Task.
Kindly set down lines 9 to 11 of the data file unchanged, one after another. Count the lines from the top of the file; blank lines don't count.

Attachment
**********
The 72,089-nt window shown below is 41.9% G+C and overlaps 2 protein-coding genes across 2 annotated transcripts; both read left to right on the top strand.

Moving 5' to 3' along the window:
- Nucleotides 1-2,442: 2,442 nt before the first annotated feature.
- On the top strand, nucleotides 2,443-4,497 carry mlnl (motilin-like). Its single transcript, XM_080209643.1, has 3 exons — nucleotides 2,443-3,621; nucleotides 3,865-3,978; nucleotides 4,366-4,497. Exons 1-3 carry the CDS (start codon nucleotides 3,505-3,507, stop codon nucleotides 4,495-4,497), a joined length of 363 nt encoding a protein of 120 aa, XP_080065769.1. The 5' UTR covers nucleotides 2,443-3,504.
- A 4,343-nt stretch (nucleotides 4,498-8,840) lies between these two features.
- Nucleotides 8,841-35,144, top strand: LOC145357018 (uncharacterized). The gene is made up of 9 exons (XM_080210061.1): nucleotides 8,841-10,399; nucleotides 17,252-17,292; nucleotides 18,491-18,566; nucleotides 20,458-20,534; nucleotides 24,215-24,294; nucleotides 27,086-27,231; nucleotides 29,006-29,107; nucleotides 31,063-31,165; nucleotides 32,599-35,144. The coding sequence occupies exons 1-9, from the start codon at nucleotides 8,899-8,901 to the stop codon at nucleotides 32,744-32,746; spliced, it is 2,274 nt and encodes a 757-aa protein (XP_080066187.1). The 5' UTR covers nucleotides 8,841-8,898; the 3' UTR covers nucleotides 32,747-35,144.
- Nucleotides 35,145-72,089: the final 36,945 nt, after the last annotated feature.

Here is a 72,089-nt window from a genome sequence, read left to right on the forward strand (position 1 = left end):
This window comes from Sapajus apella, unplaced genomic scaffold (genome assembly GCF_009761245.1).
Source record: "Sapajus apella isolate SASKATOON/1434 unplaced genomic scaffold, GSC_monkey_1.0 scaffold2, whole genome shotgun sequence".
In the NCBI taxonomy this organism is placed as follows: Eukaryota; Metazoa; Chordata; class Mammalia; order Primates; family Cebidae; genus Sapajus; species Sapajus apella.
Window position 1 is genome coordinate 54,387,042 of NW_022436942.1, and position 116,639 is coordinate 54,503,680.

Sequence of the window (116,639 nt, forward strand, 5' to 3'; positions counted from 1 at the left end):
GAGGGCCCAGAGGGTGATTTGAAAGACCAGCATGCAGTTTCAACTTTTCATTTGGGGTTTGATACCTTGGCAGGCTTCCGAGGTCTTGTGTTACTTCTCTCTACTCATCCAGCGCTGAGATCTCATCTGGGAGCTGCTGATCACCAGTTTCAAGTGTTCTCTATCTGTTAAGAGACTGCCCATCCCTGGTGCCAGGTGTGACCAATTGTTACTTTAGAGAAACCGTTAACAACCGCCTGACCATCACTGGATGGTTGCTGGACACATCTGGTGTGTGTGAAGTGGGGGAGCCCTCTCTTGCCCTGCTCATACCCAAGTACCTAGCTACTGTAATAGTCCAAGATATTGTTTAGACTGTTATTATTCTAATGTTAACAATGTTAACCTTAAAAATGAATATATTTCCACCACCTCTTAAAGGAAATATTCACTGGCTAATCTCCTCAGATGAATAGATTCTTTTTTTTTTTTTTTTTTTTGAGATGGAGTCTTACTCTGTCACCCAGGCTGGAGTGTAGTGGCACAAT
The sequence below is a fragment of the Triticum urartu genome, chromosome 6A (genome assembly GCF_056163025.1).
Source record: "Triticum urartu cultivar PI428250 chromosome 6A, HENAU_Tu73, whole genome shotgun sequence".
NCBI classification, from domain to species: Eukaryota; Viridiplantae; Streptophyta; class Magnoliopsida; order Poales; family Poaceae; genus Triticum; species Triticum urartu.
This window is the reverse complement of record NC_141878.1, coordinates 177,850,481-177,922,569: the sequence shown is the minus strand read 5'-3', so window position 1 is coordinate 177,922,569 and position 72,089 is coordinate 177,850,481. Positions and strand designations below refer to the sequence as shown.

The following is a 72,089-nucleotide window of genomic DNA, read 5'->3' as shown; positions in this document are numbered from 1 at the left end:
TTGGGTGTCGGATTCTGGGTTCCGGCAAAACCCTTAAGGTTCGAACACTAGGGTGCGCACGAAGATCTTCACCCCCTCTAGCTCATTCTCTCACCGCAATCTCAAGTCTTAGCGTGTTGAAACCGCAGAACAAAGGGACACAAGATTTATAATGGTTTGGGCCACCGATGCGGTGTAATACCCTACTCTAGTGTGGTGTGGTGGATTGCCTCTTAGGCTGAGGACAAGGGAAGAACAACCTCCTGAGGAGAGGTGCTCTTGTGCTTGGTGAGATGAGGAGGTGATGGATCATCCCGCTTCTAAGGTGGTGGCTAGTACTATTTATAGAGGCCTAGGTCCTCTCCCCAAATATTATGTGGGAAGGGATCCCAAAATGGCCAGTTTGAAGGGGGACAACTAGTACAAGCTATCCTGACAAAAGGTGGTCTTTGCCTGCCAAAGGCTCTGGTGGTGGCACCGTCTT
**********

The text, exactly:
This window comes from Sapajus apella, unplaced genomic scaffold (genome assembly GCF_009761245.1).
Source record: "Sapajus apella isolate SASKATOON/1434 unplaced genomic scaffold, GSC_monkey_1.0 scaffold2, whole genome shotgun sequence".
In the NCBI taxonomy this organism is placed as follows: Eukaryota; Metazoa; Chordata; class Mammalia; order Primates; family Cebidae; genus Sapajus; species Sapajus apella.